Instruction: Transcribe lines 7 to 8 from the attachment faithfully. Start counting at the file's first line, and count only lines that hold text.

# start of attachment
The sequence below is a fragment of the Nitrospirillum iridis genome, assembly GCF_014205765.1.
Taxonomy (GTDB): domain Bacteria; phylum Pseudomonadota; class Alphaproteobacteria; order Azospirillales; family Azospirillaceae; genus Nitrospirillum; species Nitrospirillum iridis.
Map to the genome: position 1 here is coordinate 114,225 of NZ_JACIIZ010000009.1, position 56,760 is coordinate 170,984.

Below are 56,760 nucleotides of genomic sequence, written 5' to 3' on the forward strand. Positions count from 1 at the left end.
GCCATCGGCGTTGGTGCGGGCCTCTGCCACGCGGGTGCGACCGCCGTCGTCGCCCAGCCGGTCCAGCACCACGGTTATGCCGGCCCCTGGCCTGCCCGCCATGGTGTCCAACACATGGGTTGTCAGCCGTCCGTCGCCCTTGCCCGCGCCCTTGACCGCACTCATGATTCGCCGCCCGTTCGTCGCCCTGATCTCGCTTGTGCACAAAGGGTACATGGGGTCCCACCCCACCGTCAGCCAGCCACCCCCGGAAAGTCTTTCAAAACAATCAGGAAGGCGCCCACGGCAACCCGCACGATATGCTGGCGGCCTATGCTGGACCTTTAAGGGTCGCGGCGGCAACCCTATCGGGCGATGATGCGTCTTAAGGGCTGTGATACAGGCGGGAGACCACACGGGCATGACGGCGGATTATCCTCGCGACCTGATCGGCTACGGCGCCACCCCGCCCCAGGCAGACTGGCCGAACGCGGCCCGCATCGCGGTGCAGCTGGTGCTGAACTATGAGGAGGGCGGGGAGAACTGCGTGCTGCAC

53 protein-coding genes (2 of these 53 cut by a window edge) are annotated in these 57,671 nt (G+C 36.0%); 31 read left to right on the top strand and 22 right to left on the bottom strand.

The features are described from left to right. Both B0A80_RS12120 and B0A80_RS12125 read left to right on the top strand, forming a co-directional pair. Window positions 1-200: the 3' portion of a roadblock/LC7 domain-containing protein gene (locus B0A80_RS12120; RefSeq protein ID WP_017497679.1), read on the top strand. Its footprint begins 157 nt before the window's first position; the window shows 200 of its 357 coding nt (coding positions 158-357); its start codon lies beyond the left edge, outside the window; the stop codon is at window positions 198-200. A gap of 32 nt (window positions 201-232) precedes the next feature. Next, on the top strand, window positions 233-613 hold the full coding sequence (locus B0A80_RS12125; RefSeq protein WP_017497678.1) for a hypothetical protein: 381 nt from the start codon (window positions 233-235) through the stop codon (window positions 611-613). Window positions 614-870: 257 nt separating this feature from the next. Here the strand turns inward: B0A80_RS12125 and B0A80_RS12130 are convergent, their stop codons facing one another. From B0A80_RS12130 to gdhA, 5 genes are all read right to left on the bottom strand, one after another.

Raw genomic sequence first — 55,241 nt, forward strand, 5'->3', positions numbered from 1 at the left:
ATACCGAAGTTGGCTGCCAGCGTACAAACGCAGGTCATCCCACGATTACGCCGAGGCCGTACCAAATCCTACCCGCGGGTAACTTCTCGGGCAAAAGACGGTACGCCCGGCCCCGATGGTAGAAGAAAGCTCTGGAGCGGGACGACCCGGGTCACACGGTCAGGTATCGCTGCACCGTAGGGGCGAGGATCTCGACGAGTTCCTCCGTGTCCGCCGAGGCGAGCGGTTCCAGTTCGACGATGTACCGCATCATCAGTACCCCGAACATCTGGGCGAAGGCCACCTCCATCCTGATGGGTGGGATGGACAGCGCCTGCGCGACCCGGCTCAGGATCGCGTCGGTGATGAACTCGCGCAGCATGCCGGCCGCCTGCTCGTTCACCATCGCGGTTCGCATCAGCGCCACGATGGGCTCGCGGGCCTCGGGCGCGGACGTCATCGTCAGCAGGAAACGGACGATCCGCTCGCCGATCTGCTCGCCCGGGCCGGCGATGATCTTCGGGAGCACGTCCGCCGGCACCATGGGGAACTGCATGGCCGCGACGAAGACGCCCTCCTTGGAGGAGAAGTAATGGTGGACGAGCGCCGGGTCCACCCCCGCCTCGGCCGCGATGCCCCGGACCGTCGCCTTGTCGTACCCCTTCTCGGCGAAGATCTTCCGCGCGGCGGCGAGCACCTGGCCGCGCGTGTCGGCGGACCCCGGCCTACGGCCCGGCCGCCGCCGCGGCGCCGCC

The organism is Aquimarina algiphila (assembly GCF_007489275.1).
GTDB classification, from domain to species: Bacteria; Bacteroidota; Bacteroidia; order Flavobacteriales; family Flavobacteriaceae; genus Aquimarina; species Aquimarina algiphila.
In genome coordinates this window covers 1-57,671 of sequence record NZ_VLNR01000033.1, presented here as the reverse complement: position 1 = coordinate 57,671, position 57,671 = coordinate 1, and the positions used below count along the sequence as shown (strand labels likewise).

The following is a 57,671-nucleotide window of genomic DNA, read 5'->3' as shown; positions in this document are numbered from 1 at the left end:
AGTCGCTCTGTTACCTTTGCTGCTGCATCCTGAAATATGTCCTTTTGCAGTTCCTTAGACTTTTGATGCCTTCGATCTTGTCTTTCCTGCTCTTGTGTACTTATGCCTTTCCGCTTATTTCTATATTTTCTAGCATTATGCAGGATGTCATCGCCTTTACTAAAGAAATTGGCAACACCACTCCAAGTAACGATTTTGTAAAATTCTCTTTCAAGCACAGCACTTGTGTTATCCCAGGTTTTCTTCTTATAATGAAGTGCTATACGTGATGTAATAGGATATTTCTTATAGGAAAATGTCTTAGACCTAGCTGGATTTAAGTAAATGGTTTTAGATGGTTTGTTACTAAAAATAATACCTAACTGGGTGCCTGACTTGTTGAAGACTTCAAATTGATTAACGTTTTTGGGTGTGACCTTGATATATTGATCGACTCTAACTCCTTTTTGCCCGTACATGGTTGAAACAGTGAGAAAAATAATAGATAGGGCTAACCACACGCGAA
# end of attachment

The features are described from left to right. Both B0A80_RS12120 and B0A80_RS12125 read left to right on the top strand, forming a co-directional pair. Window positions 1-200: the 3' portion of a roadblock/LC7 domain-containing protein gene (locus B0A80_RS12120; RefSeq protein ID WP_017497679.1), read on the top strand. Its footprint begins 157 nt before the window's first position; the window shows 200 of its 357 coding nt (coding positions 158-357); its start codon lies beyond the left edge, outside the window; the stop codon is at window positions 198-200. A gap of 32 nt (window positions 201-232) precedes the next feature. Next, on the top strand, window positions 233-613 hold the full coding sequence (locus B0A80_RS12125; RefSeq protein WP_017497678.1) for a hypothetical protein: 381 nt from the start codon (window positions 233-235) through the stop codon (window positions 611-613). Window positions 614-870: 257 nt separating this feature from the next. Here the strand turns inward: B0A80_RS12125 and B0A80_RS12130 are convergent, their stop codons facing one another. From B0A80_RS12130 to gdhA, 5 genes are all read right to left on the bottom strand, one after another.

Raw genomic sequence first — 55,241 nt, forward strand, 5'->3', positions numbered from 1 at the left: